Evergrande’s ‘fake’ conference call amid restructuring talks

HONG KONG: China Evergrande has been accused of conducting a “fake” conference call with creditors while it works on a restructuring proposal that could see the property giant dismantled.

Some bondholders were disappointed by the 25-minute call, which they say included prepared answers to questions and lacked insights on Evergrande’s plans.

“(I had) no expectation prior to the call and no expectation after the call… frankly speaking, I believe the final decision making is led by the government, the company is relatively passive,” one offshore Evergrande bondholder told Reuters.

Bondholders miss invite

One bondholder, German credit analyst Dr Marco Metzler, said he didn’t even receive an invitation to the call and described the meeting as “fake”.

“Me and my team … are holders of a bond with a face value of $200,000, yet we have not received an invitation to the purported call, nor a response to a request for the ability to dial in,” Dr Metzler said.

“There is also nothing on Evergrande’s official investor relations page regarding the call.”

Dr Marco Metzler
Credit analyst Dr Marco Metzler

Deepening crisis

Evergrande has now accumulated debts of more than $300 billion and is struggling to repay creditors, suppliers and investors in wealth management products.

According to Reuters, it missed some dollar bond payments last month, sparking calls for talks, and nearly $20 billion of its international bonds are now deemed to be in default.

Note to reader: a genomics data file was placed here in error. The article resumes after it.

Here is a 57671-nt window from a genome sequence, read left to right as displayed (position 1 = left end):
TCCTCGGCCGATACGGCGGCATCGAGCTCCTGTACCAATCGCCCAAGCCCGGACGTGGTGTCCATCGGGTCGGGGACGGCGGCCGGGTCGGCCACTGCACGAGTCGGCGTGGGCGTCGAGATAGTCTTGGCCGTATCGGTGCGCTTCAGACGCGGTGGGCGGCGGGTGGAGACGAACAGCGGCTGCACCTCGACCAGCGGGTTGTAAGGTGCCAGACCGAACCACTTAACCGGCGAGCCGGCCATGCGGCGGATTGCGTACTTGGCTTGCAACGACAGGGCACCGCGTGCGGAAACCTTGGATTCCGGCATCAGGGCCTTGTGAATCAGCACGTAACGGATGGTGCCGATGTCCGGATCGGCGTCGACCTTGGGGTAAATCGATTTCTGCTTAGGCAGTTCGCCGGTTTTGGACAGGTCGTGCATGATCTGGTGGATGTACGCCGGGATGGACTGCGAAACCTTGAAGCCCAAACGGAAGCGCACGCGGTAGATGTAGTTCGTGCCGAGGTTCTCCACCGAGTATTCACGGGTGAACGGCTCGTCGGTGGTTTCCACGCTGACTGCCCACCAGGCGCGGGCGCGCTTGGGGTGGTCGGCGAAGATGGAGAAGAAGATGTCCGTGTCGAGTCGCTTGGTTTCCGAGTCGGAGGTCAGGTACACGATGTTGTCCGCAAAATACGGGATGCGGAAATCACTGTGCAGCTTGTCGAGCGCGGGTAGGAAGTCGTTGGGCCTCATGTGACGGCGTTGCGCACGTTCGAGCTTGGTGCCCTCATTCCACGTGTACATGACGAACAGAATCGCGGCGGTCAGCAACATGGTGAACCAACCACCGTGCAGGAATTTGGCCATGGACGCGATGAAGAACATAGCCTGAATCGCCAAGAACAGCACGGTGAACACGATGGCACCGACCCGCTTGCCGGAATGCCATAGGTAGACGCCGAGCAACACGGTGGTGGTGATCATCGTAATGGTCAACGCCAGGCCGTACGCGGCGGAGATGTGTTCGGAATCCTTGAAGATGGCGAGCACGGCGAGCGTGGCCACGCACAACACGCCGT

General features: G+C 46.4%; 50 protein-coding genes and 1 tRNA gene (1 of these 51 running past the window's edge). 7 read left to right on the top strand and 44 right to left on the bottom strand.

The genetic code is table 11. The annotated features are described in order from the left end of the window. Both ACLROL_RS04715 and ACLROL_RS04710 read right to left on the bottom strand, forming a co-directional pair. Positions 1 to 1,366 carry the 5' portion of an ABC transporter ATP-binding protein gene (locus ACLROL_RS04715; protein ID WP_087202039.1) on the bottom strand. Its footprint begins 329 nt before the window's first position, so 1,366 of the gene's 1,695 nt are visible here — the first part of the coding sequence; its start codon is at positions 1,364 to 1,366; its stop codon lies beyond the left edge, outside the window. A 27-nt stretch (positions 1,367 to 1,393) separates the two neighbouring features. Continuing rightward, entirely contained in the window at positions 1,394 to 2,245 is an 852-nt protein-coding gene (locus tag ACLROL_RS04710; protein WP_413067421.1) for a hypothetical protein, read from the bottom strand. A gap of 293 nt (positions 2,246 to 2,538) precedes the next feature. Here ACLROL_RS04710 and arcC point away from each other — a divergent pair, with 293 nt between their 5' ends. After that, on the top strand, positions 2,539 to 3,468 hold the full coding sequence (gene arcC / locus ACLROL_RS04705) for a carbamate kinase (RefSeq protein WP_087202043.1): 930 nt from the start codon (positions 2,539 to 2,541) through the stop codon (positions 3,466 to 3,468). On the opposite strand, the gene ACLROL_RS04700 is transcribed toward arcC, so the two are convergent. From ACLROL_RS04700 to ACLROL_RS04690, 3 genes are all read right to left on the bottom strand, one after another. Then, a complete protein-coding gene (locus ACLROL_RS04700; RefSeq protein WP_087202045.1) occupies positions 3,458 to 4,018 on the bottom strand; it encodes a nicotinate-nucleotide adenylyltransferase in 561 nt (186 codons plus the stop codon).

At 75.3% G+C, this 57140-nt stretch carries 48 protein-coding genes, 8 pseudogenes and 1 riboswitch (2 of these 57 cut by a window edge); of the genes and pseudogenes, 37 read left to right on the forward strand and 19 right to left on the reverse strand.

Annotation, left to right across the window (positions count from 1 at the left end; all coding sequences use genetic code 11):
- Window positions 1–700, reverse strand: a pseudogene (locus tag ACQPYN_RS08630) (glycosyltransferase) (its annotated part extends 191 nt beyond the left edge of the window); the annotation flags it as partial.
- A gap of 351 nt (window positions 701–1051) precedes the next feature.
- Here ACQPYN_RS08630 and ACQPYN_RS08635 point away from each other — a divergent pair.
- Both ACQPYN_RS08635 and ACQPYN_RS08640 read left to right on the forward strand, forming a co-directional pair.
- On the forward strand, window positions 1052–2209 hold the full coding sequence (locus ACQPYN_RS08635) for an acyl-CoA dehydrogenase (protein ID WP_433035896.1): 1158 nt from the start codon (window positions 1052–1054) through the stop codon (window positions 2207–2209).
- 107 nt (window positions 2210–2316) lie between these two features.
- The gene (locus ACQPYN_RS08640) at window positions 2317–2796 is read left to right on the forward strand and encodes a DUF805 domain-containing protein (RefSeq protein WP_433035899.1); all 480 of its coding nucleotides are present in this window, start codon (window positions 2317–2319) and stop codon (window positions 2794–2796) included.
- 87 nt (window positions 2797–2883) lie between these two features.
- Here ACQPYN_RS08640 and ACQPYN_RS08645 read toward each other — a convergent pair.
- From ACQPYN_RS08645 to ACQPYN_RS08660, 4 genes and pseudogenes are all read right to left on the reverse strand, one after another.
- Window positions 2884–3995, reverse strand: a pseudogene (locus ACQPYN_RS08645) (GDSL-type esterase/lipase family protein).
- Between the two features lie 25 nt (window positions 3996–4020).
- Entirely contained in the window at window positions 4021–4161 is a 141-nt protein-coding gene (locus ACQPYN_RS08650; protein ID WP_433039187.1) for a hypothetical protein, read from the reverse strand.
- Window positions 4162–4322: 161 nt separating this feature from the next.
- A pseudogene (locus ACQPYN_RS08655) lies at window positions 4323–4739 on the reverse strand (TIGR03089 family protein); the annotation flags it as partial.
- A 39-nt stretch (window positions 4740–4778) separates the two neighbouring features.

Evergrande’s newly-appointed executive director Siu Shawn said on the call with creditors that the group was working on a comprehensive restructuring plan, which he hopes to propose within six months.

Shawns comments, however, appear to have given little comfort to some bondholders, including Dr Metzler, who has been highly critical of Evergrande in the past.

“Even with a newly appointed executive director Siu Shawn, it seems the old brash nature of the company remains,” Dr Metzler said.

“Ratings agency Moody’s noted in a report today that covenant packages in Evergrande’s offshore issues have become increasingly lax, loosening or even eliminating extremely important protections and jeopardizing the prospects for offshore bondholder recovery.

“We offshore bondholders stand behind the creditors of Evergrande’s more than 1,950 onshore subsidiaries, none of which guarantee the offshore bonds.

“Regardless of this, we offshore creditors will put Evergrande into the well deserved ā€˜Dā€™ status.”